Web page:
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How to use a rechargeable battery in a circuit? Answered

I want to use a rechargeable battery in a circuit, but I'm having trouble understanding it. Let's say I want two switches... One to use an alkaline to charge a rechargeable battery, and another to power an LED using that charged battery... can some draw the absolute SIMPLEST way to do that using a AA battery and this battery:

(The LED works fine with 3.6V)

Remember, I'm very dumb, don't assume I know ANYTHING!



Ok, well... right now I'm working on capacitors... I have a 25V 120uF capacitor that I'm trying to charge with two AA batteries... no matter how long I let it charge though, it never gets any much voltage, it won't even blow out a 3V LED which leads me to believe that it's only putting out as much as I put in... but I thought the whole purpose of capacitors was to build up lots of energy... what am I doing wrong? (I just have 2 AA attached directly to it...)

Have you looked at my instructable?

Capacitor LED circuit

Try the equations I give using your capacitor values to see how much energy you are storing.

Depending on what type of AA's you are using (alkaline, NiMH, Li-ion etc) you may not have enough voltage to meet the forward voltage of the LED. Does the LED light if you connect it directly to the batteries?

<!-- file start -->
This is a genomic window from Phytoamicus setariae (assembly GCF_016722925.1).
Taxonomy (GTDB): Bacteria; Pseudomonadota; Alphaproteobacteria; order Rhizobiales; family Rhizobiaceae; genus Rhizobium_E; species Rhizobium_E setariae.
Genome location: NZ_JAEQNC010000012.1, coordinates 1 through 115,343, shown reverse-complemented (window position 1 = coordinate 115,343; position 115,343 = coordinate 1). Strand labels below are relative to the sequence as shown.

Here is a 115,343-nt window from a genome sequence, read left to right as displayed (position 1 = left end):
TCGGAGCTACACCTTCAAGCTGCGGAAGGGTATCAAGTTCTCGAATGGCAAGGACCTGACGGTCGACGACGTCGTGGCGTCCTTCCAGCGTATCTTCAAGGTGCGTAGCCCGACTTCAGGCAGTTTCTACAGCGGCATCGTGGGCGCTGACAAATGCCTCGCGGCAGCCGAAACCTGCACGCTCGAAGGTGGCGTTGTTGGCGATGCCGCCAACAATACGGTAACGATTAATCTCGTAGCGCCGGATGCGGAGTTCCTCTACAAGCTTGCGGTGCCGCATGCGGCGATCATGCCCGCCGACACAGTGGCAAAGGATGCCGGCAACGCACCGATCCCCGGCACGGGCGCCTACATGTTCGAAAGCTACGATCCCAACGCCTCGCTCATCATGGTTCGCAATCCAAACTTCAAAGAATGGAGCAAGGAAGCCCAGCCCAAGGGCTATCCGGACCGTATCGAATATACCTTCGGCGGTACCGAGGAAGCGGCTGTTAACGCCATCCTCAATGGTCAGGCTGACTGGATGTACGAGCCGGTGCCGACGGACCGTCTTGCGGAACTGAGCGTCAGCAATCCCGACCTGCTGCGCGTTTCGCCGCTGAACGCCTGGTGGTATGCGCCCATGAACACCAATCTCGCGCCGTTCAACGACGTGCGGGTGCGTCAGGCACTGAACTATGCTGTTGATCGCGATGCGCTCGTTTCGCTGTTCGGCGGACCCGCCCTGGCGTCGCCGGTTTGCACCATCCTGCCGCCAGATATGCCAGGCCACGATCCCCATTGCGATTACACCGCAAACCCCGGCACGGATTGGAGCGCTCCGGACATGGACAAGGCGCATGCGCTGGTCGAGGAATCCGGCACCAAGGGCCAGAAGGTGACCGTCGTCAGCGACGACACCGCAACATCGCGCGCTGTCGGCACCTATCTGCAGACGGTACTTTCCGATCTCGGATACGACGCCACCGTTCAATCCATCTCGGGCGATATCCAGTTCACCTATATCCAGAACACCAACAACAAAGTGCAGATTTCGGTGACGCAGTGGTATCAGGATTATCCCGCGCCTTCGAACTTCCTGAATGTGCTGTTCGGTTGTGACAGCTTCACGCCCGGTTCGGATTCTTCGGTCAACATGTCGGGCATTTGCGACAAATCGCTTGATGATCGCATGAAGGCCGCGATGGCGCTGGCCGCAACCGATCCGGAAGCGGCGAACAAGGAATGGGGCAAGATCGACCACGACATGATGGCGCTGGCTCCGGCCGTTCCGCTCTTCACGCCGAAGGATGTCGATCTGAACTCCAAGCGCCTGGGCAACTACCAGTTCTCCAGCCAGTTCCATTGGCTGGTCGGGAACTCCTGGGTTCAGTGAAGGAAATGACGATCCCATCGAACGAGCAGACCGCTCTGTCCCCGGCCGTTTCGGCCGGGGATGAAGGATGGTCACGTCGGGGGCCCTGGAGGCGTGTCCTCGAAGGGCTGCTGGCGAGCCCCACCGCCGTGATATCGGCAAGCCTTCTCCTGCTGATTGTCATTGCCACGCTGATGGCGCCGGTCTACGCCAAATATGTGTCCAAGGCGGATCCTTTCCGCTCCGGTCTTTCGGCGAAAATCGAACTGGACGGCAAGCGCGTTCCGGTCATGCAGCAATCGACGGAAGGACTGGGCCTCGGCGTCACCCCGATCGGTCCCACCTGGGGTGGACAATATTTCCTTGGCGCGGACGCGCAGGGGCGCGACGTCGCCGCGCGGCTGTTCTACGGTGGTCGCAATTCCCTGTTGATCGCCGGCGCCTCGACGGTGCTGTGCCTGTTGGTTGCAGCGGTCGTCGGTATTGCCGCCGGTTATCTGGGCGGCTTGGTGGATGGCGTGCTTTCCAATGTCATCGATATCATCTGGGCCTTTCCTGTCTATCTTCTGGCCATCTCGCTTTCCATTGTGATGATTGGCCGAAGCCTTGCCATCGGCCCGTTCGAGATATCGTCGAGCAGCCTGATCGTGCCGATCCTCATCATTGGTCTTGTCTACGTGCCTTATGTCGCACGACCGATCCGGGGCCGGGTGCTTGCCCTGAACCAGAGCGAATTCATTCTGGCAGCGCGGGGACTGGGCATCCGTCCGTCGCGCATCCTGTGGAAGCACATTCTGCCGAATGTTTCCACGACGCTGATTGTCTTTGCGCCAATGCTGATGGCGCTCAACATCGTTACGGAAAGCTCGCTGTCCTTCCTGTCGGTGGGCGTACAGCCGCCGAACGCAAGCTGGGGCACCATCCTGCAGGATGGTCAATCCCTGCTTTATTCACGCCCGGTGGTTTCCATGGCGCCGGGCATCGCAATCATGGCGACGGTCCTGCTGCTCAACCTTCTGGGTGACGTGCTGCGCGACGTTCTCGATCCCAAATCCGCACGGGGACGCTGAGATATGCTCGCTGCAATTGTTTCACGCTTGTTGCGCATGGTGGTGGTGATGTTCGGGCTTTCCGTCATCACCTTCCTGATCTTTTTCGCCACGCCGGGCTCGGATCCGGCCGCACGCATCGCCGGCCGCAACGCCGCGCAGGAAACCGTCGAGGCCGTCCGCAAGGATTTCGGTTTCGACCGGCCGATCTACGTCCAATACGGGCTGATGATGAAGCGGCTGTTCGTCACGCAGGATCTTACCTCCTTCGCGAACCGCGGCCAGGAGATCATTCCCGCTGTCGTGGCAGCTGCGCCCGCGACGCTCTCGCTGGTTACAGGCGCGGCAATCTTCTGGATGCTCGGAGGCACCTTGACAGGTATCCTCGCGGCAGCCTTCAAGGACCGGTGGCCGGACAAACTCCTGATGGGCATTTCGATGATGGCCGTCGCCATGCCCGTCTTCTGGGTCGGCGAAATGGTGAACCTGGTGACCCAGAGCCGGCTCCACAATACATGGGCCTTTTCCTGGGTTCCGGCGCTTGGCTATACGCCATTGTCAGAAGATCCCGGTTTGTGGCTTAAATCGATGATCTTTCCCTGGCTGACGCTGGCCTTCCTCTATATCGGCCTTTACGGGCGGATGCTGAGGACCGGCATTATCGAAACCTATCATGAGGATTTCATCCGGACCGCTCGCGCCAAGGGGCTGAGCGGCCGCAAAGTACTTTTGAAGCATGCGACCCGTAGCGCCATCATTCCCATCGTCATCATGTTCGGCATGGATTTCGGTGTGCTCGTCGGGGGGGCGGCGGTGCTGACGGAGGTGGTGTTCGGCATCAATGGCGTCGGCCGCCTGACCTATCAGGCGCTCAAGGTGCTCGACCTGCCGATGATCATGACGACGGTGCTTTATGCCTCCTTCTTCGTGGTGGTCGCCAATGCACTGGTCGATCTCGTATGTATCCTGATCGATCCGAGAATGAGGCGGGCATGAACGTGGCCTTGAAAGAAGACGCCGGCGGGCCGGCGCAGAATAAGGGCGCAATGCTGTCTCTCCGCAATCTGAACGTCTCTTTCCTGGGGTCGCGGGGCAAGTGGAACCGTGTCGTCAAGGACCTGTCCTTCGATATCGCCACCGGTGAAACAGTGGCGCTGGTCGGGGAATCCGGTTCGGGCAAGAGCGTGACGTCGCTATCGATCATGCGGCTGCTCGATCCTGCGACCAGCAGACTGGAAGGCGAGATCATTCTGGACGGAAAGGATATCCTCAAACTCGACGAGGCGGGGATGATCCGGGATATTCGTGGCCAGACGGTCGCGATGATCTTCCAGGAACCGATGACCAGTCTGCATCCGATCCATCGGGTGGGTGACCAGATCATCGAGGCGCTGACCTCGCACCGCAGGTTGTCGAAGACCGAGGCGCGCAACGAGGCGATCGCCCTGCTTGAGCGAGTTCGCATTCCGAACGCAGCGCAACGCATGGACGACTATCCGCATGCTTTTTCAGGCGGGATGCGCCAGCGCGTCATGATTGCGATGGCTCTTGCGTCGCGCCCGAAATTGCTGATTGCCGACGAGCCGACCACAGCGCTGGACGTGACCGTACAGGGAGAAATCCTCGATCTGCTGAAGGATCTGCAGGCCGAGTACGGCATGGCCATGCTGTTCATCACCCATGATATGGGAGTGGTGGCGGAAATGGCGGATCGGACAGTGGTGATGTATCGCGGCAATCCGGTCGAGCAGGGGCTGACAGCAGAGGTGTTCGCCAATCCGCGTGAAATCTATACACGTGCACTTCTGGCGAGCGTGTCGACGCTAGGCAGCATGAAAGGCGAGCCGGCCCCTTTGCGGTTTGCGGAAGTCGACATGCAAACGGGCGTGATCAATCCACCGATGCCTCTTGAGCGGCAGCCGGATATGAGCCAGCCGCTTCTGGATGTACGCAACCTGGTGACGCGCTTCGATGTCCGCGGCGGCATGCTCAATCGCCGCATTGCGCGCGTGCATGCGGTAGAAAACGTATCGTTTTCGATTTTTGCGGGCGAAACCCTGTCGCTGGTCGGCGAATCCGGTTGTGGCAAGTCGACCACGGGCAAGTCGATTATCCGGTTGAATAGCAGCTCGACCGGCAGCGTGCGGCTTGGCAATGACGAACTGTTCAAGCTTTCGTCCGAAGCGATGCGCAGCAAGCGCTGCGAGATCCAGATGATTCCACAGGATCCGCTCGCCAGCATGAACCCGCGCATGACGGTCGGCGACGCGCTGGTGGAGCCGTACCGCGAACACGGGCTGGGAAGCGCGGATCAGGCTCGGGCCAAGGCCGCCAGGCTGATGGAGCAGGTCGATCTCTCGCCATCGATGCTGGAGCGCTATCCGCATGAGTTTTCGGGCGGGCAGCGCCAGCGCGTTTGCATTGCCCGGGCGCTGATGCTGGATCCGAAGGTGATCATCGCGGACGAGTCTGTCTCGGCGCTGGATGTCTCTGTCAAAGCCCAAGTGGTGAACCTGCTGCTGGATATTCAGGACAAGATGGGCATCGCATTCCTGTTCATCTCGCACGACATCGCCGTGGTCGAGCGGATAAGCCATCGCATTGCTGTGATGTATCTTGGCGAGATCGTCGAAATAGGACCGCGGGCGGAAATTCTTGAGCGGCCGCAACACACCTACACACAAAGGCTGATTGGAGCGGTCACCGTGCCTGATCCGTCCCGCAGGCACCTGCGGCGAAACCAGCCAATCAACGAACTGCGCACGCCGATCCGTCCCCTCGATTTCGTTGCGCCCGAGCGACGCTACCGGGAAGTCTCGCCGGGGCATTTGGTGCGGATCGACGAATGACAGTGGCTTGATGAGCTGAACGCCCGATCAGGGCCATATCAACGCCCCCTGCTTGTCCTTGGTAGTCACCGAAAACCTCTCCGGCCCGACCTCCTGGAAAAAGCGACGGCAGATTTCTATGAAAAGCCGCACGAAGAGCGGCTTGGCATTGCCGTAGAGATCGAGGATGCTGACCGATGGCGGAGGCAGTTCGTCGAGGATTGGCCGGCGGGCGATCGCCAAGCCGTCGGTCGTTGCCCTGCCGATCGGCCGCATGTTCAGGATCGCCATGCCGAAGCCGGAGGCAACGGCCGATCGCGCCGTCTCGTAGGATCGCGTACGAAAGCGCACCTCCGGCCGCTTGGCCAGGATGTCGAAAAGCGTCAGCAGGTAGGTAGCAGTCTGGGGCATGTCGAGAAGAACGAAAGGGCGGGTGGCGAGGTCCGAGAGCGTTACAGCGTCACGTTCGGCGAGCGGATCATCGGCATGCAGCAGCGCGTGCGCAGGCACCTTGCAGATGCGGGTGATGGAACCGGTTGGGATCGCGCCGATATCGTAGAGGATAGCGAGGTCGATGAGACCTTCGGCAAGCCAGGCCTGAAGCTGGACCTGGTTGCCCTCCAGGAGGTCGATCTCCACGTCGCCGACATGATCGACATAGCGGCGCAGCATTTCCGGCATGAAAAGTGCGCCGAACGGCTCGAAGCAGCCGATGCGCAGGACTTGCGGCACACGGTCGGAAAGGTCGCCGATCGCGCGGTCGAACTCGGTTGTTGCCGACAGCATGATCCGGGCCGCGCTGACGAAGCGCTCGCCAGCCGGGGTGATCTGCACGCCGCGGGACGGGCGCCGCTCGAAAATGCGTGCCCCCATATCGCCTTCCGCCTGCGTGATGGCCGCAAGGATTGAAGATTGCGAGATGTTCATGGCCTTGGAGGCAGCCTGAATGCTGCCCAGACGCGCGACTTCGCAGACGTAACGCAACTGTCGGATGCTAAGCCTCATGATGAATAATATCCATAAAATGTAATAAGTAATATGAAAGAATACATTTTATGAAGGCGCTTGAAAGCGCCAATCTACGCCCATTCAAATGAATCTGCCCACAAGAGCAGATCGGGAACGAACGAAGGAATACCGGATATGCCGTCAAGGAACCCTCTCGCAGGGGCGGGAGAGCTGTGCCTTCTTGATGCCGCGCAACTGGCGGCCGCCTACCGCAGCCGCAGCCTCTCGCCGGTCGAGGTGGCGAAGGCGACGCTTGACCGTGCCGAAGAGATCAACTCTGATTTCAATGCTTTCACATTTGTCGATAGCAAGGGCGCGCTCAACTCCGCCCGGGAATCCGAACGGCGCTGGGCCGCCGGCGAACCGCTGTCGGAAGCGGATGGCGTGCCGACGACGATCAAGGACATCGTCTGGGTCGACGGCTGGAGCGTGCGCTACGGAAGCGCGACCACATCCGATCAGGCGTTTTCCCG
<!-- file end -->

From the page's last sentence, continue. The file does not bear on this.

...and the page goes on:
Yes the LED lights, but that's not the point... the capactior should blow the LED away... it's 330V... you use a 5(.5)V capacitor with 5V USB, so that's not quite what I'm after... I need to know how to recharge my disposable camera capacitor... How do I do that?

If you'd have asked this question at the start, you would have got the right info sraight away! The circuitry between the battery and the capacitor steps up the voltage. That's why the capacitor on the camera flash is rated at 350V or higher.

Uhh... what? I have a 330V capacitor, but it never chargers to that much, I can only get exactly what I put in... Let's put it this way, I have a 330V capacitor, two AA batteries, and some wire, and nothing else and let's pretend I want a massive shock. How do I do it with only what I have?

You don't. You need a circuit to raise the voltage. If you didn't need anything else, why would the camera have the extra circuit?

To do all the other... camera stuff? Ok, I'm going to Radioshack tomorrow. NOW what do I need? Transistors? How many and what kind? Resistors? What? Thanks

capacitors only charge up to the voltage you apply to the; in your case 3V from the two batteries. The voltage on the cap is the MAXIMUM voltage that you can apply to the cap without breaking it. You need something like the circuit from a flash (which involves transistors and transformers) to charge a cap to 300+V from two AA cells.